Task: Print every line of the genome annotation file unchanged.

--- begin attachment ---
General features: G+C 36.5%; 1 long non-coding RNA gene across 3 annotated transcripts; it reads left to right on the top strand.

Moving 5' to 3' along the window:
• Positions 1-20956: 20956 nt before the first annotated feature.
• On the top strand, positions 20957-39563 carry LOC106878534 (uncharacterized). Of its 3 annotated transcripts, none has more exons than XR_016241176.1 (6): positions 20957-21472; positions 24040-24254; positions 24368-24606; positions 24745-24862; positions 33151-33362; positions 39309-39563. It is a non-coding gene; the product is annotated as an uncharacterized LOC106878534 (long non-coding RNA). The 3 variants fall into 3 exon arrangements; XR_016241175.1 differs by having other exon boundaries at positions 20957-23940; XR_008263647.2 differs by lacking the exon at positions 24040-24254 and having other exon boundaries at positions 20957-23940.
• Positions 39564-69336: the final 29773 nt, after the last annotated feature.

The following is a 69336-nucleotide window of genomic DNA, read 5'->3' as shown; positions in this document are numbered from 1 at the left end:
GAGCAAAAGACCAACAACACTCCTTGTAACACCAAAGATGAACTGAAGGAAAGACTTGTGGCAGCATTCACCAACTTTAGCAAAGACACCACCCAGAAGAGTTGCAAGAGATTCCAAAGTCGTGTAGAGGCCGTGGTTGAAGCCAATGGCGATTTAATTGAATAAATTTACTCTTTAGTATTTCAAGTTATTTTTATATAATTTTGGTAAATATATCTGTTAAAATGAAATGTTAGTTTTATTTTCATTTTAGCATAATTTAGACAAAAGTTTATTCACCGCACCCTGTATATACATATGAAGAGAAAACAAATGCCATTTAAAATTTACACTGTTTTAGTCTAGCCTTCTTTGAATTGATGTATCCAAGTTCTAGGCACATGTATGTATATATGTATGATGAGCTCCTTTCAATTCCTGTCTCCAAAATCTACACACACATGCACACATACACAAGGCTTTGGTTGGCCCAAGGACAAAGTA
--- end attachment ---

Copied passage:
General features: G+C 36.5%; 1 long non-coding RNA gene across 3 annotated transcripts; it reads left to right on the top strand.

Moving 5' to 3' along the window:
• Positions 1-20956: 20956 nt before the first annotated feature.
• On the top strand, positions 20957-39563 carry LOC106878534 (uncharacterized). Of its 3 annotated transcripts, none has more exons than XR_016241176.1 (6): positions 20957-21472; positions 24040-24254; positions 24368-24606; positions 24745-24862; positions 33151-33362; positions 39309-39563. It is a non-coding gene; the product is annotated as an uncharacterized LOC106878534 (long non-coding RNA). The 3 variants fall into 3 exon arrangements; XR_016241175.1 differs by having other exon boundaries at positions 20957-23940; XR_008263647.2 differs by lacking the exon at positions 24040-24254 and having other exon boundaries at positions 20957-23940.
• Positions 39564-69336: the final 29773 nt, after the last annotated feature.

The following is a 69336-nucleotide window of genomic DNA, read 5'->3' as shown; positions in this document are numbered from 1 at the left end:
GAGCAAAAGACCAACAACACTCCTTGTAACACCAAAGATGAACTGAAGGAAAGACTTGTGGCAGCATTCACCAACTTTAGCAAAGACACCACCCAGAAGAGTTGCAAGAGATTCCAAAGTCGTGTAGAGGCCGTGGTTGAAGCCAATGGCGATTTAATTGAATAAATTTACTCTTTAGTATTTCAAGTTATTTTTATATAATTTTGGTAAATATATCTGTTAAAATGAAATGTTAGTTTTATTTTCATTTTAGCATAATTTAGACAAAAGTTTATTCACCGCACCCTGTATATACATATGAAGAGAAAACAAATGCCATTTAAAATTTACACTGTTTTAGTCTAGCCTTCTTTGAATTGATGTATCCAAGTTCTAGGCACATGTATGTATATATGTATGATGAGCTCCTTTCAATTCCTGTCTCCAAAATCTACACACACATGCACACATACACAAGGCTTTGGTTGGCCCAAGGACAAAGTA